Whether you’re planning on repairing your coach yourself or hiring a mechanic to do the job for you, it’s essential to know about GM fault codes. In this article we’ll cover the P0xxx code which is related to fuel or air metering problems, the P0122 and P0131 codes, which are related to problems with the O2 heater switch, and the Bxxxx and Cxxxx codes which are not related to the powertrain.
P0xxx codes are for fuel or air metering problems
The first two letters of the P0xxx code are generic, meaning they are common to many vehicles. The third character is the system they’re associated with. Numbers one and two relate to fuel or air metering problems, while numbers three and four are engine misfires and computer or output circuit faults. Numbers seven and eight are failures associated with non-powertrain systems and do not illuminate the check engine light.
When the check engine light is on, it means there’s a problem with the powertrain. Fuel and air metering systems are a common source of P0xx codes, but they can be caused by anything. Fuel and air metering problems are the most common cause, but air metering and emissions systems can also cause P0xx codes. If you’re experiencing code P0219, you may have a malfunctioning engine, such as a faulty spark plug wire or crankshaft position sensor.
P0122 and P0131 are for O2 heater switch problems
Diagnostic trouble codes (DTC) P0122 and P0131 are related to the oxygen sensor circuit. These codes indicate that the oxygen sensor is not delivering the required voltage to the PCM or ECM. This sensor is located on the engine’s left side, before the catalytic converter. The sensor detects the amount of oxygen in the air. When the voltage is too low, the air-fuel ratio is too lean. The problem is usually a shorted circuit.
A faulty O2 sensor can also cause P0138 to occur. A shorted lead to the downstream O2 sensor would short the sensor’s power feed and the O2 signal lead. If you can trace this problem to the sensor, it means that it’s the O2 heater. Shorting the lead would damage the sensor and the engine. However, it’s unlikely that you’re in danger of damaging your car.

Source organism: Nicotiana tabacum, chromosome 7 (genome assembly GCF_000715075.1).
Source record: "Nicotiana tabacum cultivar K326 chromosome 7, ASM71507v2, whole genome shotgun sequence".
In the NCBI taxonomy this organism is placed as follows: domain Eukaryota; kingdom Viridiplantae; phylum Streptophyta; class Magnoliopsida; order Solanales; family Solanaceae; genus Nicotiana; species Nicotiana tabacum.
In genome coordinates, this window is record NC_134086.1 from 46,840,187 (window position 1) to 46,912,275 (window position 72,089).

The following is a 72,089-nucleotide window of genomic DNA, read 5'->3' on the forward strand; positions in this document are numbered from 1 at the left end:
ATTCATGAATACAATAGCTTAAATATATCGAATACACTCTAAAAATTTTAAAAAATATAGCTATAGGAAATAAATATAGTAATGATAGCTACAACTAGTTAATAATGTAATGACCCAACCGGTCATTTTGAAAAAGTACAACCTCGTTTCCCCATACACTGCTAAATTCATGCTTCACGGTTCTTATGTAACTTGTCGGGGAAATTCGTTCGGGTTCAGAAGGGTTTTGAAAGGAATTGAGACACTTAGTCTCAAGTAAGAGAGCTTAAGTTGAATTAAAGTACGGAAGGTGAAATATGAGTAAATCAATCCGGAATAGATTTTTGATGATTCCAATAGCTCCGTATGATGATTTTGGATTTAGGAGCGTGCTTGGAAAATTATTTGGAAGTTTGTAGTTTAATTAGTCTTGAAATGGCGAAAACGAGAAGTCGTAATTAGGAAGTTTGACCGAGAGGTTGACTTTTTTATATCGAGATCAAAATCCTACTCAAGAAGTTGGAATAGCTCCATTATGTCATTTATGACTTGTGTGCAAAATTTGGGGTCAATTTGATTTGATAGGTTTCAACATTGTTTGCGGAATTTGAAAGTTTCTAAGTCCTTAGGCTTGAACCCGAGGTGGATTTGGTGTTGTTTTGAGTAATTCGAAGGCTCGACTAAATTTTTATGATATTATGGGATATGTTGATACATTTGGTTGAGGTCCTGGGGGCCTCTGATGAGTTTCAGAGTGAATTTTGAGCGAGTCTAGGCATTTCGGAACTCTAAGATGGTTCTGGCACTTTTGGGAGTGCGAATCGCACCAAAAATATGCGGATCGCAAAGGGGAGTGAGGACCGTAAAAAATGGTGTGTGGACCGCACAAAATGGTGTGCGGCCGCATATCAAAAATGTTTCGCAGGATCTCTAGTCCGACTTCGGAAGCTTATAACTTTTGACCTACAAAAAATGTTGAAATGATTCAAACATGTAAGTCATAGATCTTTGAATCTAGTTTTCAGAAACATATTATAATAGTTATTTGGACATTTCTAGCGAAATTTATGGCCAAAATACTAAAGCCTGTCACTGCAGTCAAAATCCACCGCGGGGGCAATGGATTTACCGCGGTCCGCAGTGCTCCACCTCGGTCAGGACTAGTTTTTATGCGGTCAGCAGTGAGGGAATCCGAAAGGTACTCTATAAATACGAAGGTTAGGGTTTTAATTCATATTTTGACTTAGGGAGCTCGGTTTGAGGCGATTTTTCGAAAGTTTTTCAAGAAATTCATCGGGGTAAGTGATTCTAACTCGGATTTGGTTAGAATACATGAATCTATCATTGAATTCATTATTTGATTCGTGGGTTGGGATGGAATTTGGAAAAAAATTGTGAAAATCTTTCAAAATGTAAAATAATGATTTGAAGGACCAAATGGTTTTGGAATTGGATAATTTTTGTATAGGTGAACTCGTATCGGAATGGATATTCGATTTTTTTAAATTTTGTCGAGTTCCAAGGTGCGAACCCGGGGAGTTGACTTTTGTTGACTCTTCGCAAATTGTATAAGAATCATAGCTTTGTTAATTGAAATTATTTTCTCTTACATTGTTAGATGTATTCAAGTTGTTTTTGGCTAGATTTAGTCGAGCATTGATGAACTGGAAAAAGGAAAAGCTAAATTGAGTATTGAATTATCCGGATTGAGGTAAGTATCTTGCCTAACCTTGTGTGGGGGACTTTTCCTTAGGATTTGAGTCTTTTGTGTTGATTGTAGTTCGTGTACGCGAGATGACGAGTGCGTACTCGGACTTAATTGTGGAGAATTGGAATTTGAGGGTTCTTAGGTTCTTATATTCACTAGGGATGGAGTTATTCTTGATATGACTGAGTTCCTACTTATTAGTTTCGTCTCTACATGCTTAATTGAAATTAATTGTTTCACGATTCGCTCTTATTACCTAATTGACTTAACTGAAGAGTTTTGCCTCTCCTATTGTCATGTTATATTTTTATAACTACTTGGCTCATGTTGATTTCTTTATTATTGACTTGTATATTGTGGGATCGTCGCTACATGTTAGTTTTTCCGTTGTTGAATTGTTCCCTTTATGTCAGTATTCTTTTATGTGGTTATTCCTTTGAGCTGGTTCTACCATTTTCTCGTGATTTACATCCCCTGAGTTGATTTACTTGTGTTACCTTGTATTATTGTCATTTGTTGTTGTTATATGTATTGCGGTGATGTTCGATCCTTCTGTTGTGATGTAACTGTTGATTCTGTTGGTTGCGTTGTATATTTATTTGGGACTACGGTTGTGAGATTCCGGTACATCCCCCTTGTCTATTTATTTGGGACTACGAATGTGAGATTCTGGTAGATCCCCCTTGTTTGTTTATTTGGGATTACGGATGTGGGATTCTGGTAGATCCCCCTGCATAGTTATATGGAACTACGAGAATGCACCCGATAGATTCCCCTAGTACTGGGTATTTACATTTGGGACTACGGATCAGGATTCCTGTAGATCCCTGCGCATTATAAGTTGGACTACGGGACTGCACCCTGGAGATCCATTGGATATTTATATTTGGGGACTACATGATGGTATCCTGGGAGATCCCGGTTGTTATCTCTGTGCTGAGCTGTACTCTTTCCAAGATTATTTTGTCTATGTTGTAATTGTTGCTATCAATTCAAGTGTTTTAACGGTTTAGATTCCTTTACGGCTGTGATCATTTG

The best way to know the problem is to visit a trusted mechanic. Diagnostic fees for the P0131 code typically range from $75 to $150. Many repair shops will apply these diagnostic fees toward the repairs they’re able to complete. If the diagnosis turns out to be a simple problem, the repair should only take a few minutes. You can also research the problem yourself by asking a trusted mechanic or diagnostic center to diagnose it.
If your car has a P0122 or P0131 trouble code, the oxygen sensor circuit is probably at fault. In this case, the oxygen sensor circuit’s voltage may be abnormal or not even working. Replace the sensor if the problem is in the sensor. Often, a faulty oxygen sensor will result in the Check Engine Light to illuminate, putting the vehicle in failsafe mode. This lean condition can cause poor fuel economy. Additionally, your vehicle may run poorly or even stutter while driving.
The reason for the P0122 and P0131 codes is that the oxygen sensor is in an unprogrammed state. The oxygen sensor produces a voltage of zero or one volt. An abnormal voltage can occur when the oxygen sensor stays in a rich biased mode for too long. If the voltage is over one volt, the sensor will not read accurately. You should always check the air fuel sensor wiring to ensure it’s working properly.
Bxxxx codes are for non-powertrain problems
Trouble codes are grouped by system and begin with the letter B, C, P, or U. The first character of trouble codes must be the same across all makes and models. In some cases, Bxxxx codes are not related to powertrain problems. The code may simply indicate a problem with the transmission. The rest of the codes are for non-powertrain issues. Regardless of the code, you should visit your mechanic immediately.
Cxxxx codes are for non-powertrain problems
Trouble codes are a vehicle’s way of communicating malfunctions. They can be generated by the OBD II diagnostic link connector. Trouble codes start with the letter B and go from there, with the exception of generic codes, which begin with “0.” These codes are used across all models and makes, and have the same definition. When your car’s computer sends you a code for non-powertrain problems, it may indicate a transmission fault or other non-powertrain failure.
The Cxxxx code can also appear if your car’s parking brake light is on, or if the ABS or anti-lock braking system is malfunctioning. To determine what is causing the malfunction, you must use your car’s diagnostic system. The diagnostic tool connected to the adapter underneath the dash can read all of these codes, including non-powertrain ones. The ABS, body, chassis, and communication codes are all recorded by the diagnostic system. In addition to the engine and transmission, the TCM, or transmission control module, is another component that can malfunction. Certain faults will cause the transmission to switch to a limp-home mode, and your car will continue to run on its last engaged gear.